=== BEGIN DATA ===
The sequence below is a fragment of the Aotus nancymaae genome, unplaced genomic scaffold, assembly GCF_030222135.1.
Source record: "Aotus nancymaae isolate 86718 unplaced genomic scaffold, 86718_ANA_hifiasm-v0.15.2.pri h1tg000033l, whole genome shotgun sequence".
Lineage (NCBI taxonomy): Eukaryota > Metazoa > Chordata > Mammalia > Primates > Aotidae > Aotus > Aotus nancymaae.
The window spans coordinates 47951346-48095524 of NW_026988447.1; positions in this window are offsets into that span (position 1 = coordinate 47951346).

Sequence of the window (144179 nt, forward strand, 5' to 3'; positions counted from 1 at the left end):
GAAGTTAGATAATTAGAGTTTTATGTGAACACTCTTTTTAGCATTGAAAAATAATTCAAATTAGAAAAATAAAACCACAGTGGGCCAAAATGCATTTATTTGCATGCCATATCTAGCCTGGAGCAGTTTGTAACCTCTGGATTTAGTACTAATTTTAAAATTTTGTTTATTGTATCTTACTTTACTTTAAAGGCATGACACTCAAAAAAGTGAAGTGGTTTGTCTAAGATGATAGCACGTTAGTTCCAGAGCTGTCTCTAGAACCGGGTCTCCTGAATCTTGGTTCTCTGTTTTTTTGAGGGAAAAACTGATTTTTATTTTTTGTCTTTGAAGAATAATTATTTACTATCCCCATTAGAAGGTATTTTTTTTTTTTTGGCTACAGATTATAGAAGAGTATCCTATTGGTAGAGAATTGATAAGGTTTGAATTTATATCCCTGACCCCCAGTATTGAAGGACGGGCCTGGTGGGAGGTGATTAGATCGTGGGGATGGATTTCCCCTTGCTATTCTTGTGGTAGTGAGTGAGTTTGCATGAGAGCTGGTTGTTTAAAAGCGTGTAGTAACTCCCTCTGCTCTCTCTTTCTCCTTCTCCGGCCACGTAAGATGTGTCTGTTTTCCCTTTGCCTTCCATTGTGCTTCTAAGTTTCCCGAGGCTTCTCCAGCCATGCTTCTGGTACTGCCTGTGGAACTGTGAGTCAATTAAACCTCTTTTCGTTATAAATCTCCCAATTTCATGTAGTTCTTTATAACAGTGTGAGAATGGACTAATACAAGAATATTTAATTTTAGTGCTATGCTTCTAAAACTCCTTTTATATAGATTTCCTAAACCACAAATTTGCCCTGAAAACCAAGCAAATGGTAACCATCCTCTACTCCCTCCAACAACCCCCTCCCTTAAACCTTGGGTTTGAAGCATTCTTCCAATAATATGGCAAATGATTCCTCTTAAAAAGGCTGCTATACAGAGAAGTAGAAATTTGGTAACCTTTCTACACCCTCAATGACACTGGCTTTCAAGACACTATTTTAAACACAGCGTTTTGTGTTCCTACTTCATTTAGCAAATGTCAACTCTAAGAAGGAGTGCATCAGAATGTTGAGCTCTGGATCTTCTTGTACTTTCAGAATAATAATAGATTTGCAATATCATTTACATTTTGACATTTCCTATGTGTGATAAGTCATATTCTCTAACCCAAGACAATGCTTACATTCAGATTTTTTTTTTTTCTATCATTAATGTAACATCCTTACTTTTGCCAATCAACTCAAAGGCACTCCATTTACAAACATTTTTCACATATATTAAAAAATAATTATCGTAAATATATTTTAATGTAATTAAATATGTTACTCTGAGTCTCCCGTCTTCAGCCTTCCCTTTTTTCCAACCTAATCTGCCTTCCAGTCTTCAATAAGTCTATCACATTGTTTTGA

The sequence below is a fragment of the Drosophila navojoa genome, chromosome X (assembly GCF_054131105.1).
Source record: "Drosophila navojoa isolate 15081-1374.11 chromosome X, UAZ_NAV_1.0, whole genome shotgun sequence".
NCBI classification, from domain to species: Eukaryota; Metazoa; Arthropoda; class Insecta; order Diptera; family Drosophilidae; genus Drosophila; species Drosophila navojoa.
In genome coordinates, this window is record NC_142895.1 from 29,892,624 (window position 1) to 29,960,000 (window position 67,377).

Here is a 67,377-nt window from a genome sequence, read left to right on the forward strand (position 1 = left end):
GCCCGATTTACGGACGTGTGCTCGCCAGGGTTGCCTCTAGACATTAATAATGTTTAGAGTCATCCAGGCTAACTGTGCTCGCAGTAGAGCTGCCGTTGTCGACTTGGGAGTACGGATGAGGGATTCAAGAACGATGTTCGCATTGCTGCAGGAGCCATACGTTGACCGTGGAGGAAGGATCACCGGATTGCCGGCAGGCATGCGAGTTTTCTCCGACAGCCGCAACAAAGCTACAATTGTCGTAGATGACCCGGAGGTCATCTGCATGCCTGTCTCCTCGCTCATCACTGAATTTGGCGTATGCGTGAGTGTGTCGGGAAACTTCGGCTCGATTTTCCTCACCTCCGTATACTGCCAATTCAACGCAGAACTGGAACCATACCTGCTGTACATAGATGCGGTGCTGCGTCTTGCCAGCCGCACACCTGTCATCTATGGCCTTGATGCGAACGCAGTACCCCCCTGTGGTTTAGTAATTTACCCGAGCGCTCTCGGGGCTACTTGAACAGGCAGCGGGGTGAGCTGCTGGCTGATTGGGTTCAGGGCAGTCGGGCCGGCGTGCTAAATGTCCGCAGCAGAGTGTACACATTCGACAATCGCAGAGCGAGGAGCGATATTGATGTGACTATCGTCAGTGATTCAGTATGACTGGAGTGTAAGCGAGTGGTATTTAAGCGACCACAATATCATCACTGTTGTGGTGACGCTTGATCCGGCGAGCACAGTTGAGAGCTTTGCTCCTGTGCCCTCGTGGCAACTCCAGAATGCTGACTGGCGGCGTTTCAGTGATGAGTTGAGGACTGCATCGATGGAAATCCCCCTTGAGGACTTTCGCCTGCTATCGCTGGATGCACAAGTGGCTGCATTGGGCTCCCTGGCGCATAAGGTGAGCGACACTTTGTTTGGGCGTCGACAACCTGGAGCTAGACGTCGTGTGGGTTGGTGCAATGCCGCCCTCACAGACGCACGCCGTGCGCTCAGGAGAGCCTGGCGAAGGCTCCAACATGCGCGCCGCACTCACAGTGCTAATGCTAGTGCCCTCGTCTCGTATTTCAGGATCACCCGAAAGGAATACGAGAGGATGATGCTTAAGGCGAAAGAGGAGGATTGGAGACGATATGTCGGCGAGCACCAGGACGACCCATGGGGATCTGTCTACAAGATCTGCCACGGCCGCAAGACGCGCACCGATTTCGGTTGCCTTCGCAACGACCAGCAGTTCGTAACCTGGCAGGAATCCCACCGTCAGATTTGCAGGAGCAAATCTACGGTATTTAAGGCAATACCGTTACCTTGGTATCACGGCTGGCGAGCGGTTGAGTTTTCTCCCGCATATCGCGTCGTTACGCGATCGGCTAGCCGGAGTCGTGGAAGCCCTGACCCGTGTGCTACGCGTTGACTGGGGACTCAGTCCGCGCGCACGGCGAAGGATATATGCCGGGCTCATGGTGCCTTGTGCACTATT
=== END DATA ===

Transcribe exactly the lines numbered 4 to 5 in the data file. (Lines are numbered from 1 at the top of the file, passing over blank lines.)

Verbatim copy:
The window spans coordinates 47951346-48095524 of NW_026988447.1; positions in this window are offsets into that span (position 1 = coordinate 47951346).

Sequence of the window (144179 nt, forward strand, 5' to 3'; positions counted from 1 at the left end):